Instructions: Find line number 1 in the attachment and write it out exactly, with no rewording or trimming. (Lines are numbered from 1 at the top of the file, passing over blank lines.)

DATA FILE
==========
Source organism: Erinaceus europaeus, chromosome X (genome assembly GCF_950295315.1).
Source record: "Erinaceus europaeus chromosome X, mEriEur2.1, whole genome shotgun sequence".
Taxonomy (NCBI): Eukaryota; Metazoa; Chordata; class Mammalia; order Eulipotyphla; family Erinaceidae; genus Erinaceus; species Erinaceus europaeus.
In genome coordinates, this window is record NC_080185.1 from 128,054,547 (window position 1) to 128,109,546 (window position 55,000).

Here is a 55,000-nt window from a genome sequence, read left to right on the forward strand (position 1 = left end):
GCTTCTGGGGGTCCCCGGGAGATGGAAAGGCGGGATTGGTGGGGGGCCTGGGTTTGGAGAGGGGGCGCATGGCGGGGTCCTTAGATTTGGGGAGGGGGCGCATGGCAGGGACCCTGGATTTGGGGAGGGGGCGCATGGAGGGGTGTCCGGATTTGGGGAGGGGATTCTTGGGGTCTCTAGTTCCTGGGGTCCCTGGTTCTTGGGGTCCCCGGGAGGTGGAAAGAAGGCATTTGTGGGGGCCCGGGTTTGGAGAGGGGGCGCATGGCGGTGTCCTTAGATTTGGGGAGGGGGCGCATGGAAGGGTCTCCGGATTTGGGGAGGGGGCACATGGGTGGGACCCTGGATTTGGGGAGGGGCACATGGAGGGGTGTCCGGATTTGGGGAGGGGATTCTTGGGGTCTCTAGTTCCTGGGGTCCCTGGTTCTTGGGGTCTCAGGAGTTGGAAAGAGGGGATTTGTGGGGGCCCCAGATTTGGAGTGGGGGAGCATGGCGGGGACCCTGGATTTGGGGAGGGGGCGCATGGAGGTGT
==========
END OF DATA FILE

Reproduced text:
Source organism: Erinaceus europaeus, chromosome X (genome assembly GCF_950295315.1).